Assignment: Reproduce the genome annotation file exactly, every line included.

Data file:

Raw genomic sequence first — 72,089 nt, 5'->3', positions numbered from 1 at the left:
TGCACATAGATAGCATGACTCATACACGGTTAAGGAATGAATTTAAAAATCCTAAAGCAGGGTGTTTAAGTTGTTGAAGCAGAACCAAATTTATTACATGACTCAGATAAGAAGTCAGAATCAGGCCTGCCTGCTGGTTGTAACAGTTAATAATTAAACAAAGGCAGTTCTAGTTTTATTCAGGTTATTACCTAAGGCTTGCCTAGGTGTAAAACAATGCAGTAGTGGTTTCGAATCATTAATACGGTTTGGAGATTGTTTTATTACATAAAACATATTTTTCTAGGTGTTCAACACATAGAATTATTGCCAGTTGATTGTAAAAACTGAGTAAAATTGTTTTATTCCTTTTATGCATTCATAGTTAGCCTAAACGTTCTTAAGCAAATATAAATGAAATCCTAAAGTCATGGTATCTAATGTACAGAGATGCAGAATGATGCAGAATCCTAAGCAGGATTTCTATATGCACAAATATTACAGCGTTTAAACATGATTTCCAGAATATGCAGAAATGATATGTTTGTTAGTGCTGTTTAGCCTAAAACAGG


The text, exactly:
Raw genomic sequence first — 72,089 nt, 5'->3', positions numbered from 1 at the left:
TGCACATAGATAGCATGACTCATACACGGTTAAGGAATGAATTTAAAAATCCTAAAGCAGGGTGTTTAAGTTGTTGAAGCAGAACCAAATTTATTACATGACTCAGATAAGAAGTCAGAATCAGGCCTGCCTGCTGGTTGTAACAGTTAATAATTAAACAAAGGCAGTTCTAGTTTTATTCAGGTTATTACCTAAGGCTTGCCTAGGTGTAAAACAATGCAGTAGTGGTTTCGAATCATTAATACGGTTTGGAGATTGTTTTATTACATAAAACATATTTTTCTAGGTGTTCAACACATAGAATTATTGCCAGTTGATTGTAAAAACTGAGTAAAATTGTTTTATTCCTTTTATGCATTCATAGTTAGCCTAAACGTTCTTAAGCAAATATAAATGAAATCCTAAAGTCATGGTATCTAATGTACAGAGATGCAGAATGATGCAGAATCCTAAGCAGGATTTCTATATGCACAAATATTACAGCGTTTAAACATGATTTCCAGAATATGCAGAAATGATATGTTTGTTAGTGCTGTTTAGCCTAAAACAGG